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Brave (2012) Review | Jamie Daily

Brave (2012)
85th Academy Awards 2013
2/5 Stars
Nominated for 1 award, which it won.
Won Best Animated Feature Film (Brenda ChapmanMark Andrews).
Watched April 28, 2013.

When it comes to kids’ films, Brave is pretty good.  When it comes to Pixar films, it doesn’t quite meet expectations.

 

The animation is nothing to complain about–it is the absolute beauty that we have come to know and respect from a Pixar film.  However, except for Cars 2Brave almost hits the bottom of my list of watch-worthy Pixar films.  I was more than excited when it came out in theaters–Pixar’s first female lead is a fiery Scottish red head who wants to ride through the glen shooting arrows instead of getting married.  The story is indeed what holds this film back, and I hardly felt it was worth 93 minutes of my time.

 

Perhaps my expectations got the better of me when it comes to Brave (and who can blame me with the song they chose for the trailer–see below).  It starts out well enough, following a predictable yet charming and entertaining storyline that is very well in line with the trailer.  Merida (voiced by Kelly Macdonald)has a long, unruly, incredibly red mane of hair that goes deep down into her soul.  While her father is distracted by hunting bears and telling the story of how he lost his leg, her mother is preoccupied by making a lady out of her daughter, who is in fact a princess.

 

As is true in many royal situations, and other cultures besides, Merida is going to have an arranged marriage, although the method of choosing her suitor is rather barbaric and the candidates are bleak.  They participate in games to win her hand–such as throwing heavy objects and other manly displays.  Merida is furious with both of her parents, but most especially her mother.  The two of them have a strained relationship, fueled by both who refuse to see the other’s point of view.

 

I won’t say much else about the story, else I should give away some major plot points, but it is the rest of the story that I was very disappointed with.  There needed to be some way to solve the situation.  If Merida lay down and accepted the marriage, she wouldn’t have become a Pixar leading lady.  However, there needed to be some way to bridge the communication gap between herself and her mother, and frankly I found the results a lot more childish than most Pixar blockbusters.

 

There are a few twists and turns in the story that don’t lend much, and actually weigh down the plot, although I cannot embellish lest I give too much away.  Therefore I will leave you with this: the animation, colors, and scenery are all beautiful.  The music is fairly good, and although the men are all one dimensional, they were my favourite bits of the film.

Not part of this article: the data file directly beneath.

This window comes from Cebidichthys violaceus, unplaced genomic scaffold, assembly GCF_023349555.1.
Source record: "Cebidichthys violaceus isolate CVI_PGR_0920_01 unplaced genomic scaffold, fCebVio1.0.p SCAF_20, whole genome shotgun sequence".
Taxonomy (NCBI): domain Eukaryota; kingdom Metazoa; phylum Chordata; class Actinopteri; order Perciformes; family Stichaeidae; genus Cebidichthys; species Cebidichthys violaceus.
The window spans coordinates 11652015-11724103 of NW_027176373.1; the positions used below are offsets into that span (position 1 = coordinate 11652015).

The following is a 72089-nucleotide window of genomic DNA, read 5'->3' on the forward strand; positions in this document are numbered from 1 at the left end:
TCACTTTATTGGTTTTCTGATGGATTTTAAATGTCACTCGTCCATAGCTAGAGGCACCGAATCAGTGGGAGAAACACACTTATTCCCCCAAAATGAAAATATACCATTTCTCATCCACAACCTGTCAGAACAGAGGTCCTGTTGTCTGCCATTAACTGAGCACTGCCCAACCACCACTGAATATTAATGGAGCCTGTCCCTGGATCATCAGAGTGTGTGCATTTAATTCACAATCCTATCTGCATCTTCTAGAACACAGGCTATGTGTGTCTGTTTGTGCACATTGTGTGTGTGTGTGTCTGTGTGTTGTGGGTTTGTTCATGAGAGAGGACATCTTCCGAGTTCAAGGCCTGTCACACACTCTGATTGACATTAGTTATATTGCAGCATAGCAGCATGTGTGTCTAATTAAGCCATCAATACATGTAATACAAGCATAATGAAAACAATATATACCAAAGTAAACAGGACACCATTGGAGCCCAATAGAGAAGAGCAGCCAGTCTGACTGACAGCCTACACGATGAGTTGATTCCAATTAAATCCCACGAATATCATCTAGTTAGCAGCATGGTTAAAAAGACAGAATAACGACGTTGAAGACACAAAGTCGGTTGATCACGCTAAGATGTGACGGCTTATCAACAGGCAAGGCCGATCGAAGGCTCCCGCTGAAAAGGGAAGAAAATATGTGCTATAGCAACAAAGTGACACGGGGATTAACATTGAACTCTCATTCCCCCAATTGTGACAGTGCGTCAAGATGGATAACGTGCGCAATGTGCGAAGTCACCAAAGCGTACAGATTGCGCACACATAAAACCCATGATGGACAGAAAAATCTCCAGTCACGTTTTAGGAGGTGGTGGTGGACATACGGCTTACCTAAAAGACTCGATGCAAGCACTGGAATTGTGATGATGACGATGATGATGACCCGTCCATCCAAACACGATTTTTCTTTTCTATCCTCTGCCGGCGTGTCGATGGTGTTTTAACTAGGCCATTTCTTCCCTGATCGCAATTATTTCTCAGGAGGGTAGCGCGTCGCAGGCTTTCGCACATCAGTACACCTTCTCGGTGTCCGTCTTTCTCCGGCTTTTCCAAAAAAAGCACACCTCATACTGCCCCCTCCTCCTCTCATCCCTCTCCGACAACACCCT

If you enjoy Pixar, I would say that Brave is probably worth seeing at least once, but there are a lot more films on my list to watch before I would see this one again.  Maybe I can satisfy my need for more Celtic culture in my life by listening to the song from the trailer (“Tha Mo Ghaol Air Aird A’ Chuain” by Julie Fowlis) over, and over, and over again.

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Close Encounters of the Third Kind (1977) Review | Jamie Daily

Close Encounters of the Third Kind (1977)
50th Academy Awards 1978
5/5 Stars
Nominated for 8 awards, of which it won 1.
Nominated for Supporting Actress (Melinda Dillon), Art Direction (Joe Alves, Dan LominoPhil Abramson), Directing (Steven Spielberg), Film Editing (Michael Kahn), Music-Original (John Williams), Sound (Robert Knudson, Robert J. Glass, Don MacDougallGene S. Cantamessa), Visual Effects (Roy Arbogast, Douglas Trumbull, Matthew Yuricich, Gregory Jein, Richard Yuricich).
Won Cinematography (Vilmos Zsigmond).
Watched October 22, 2012.

 

 

[This review contains spoilers.]

 

Close Encounters of the Third Kind, like Star Wars, is another sci-fi film released in 1977 that was nominated and won awards for its achievements.  It was also the second-highest grossing film of the year and held records for a good while.  This is, of course, thanks to Steven Spielberg, his incredible understanding of the craft, and his abilities as a story teller.  I, for one, will forever be a fan of Spielberg, not necessarily for his out-of-this-world artistic abilities, but for his all encompassing domination of filmmaking as a whole.  Although certain aspects of Close Encounters are dated, the majority of it withstands the test of time far more than its counterpart, Star Wars.

 

If you have guessed correctly, like I did, Close Encounters is a film about aliens.  Similarly to other such films where extra terrestrial life visits Earth, you don’t actually see the aliens themselves until the end of the film, although you see a good amount of their ships.  Roy Neary (Richard Dreyfuss) is your average blue collar worker with a wife Ronnie (Teri Garr) and three children.  When there is a huge power outage one night, he is called into the field, but once he has a unique encounter with one of the ships, he turns off his radio and decides to chase down the aliens.  He is completely obsessed, even once they have gone, preoccupied with a pyramid shape that he can’t place.  A woman he met the same night, Jillian Guiler (Melinda Dillon) is just as preoccupied, but when her son Barry (Cary Guffey) is taken, her terror leads her to chase down her visions of the mountain.  Roy’s obsession eventually makes him so crazy that his wife leaves with the children.

 

Meanwhile, a group of scientists have been tracking and communicating with the aliens and have discovered that the lifeforms have been sending them direct coordinates to Devils Tower in Wyoming.  They immediately evacuate the area, and it is the television coverage of the panic that clues Roy and Jillian in on what their visions have been of.  They both rush to the area, of course meeting up and driving recklessly into the military protected national park.